Friday, August 26, 2011

Replacing Gilles Duceppe

Stripped of its status as an official party in the House of Commons, the Bloc Québécois is still smarting from the electoral pasting it received on May 2 that has left the sovereigntist party leaderless and its future in limbo.

Still, the Bloc will be the first of the three opposition parties to hold a leadership convention. Unless the date is put off — and some influential figures in the Bloc Québécois argue it should be — the Bloc will name its next leader in December.

There may not be many candidates.

You can read the rest of the article on The Huffington Post Canada website.

The future of the Bloc Québécois is interesting. Four years is a long time. On the one hand, it is a very long time for the Bloc to keep itself in the public eye, and between now and the next election the Parti Québécois could be handed a catastrophic defeat at the provincial level. On the other hand, it gives the Bloc a lot of time to prepare for 2015, work out a new angle, and hope for something to happen either within the NDP Quebec caucus or at the provincial level.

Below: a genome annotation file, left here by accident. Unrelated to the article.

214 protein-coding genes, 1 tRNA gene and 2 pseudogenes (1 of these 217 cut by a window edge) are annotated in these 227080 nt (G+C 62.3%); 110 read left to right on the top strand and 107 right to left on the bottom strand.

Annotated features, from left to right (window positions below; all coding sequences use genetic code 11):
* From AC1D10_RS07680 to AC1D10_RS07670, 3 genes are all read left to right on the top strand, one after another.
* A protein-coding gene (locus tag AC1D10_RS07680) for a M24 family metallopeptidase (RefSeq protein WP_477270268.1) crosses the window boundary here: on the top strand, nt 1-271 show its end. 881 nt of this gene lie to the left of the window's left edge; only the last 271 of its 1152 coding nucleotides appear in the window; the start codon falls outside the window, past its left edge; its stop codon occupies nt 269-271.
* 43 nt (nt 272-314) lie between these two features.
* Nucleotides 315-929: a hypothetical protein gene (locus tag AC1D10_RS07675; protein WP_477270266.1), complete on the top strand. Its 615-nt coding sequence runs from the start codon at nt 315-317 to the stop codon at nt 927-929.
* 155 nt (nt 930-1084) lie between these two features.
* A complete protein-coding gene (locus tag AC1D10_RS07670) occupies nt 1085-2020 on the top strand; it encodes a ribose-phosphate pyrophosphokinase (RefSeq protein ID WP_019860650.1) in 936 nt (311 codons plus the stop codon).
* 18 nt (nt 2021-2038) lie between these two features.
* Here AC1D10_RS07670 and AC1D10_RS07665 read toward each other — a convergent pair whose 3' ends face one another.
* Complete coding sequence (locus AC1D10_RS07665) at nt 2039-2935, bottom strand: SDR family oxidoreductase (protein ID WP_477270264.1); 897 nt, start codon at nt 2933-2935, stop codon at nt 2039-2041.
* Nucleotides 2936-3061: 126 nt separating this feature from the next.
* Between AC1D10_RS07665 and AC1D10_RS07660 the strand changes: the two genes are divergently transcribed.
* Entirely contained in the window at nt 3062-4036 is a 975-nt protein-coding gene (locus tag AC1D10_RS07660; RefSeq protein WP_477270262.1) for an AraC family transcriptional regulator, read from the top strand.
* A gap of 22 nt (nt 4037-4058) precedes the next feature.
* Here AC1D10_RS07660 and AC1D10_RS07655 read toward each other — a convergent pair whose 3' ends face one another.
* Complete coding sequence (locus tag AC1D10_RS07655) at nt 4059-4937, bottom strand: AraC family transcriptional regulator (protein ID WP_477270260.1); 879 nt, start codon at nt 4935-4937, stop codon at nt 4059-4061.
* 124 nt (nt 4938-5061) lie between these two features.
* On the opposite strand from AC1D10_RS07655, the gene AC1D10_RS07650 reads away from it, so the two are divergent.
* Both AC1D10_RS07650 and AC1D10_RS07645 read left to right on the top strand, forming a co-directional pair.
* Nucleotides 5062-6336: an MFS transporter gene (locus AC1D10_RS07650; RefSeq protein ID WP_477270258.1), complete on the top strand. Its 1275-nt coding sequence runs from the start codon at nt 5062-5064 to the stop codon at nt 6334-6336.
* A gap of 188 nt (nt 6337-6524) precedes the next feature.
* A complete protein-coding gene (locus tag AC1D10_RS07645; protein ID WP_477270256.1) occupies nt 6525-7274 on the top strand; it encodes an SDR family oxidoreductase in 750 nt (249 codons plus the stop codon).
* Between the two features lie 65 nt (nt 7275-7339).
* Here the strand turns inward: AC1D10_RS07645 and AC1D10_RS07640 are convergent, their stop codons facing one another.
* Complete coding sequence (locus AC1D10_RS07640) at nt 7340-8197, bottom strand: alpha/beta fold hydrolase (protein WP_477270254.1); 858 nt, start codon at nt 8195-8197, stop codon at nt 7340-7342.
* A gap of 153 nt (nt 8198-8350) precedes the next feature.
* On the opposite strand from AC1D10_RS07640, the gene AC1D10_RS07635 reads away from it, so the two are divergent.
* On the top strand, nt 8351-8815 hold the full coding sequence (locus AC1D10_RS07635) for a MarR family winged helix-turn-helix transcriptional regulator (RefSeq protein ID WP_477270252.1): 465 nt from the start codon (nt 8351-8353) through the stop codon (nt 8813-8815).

The Bloc still has a niche. Though it has been robbed of its role as a voice for social democracy in Quebec, it is still the only party that can speak for Quebec's interests and Quebec's interests only. It is also the only federal vehicle for sovereigntists in the province. At worst, they are still likely to garner 15% of the vote or so, at best they can still push 30% if the New Democrats remain a force in the province.

And something like that amount of support in Quebec might be enough to get them back into official party status. The New Democrats beat the Bloc by margins of ten points or less in six ridings (actually, it is astounding that it is only six ridings). Undoubtedly, constituents in many parts of Quebec will be very happy with their new, rookie NDP MPs and they will have a very good chance of being re-elected if things don't turn badly for the party. But in other ridings, these rookie NDP MPs might not live up to expectations and if the Bloc manages to keep itself at 1 in 4 support or so, they would have a good chance of winning at least 12 seats in the province.

That is, if they are still a factor. The next four years will be determinant for the Bloc, and the leader they choose will play a huge role in deciding whether the Bloc is swept from the province for good in 2015 or if it returns to the House of Commons with some influence. It is perhaps understandable that few high profile candidates are stepping forward to take on such a difficult, and potentially career-ending job.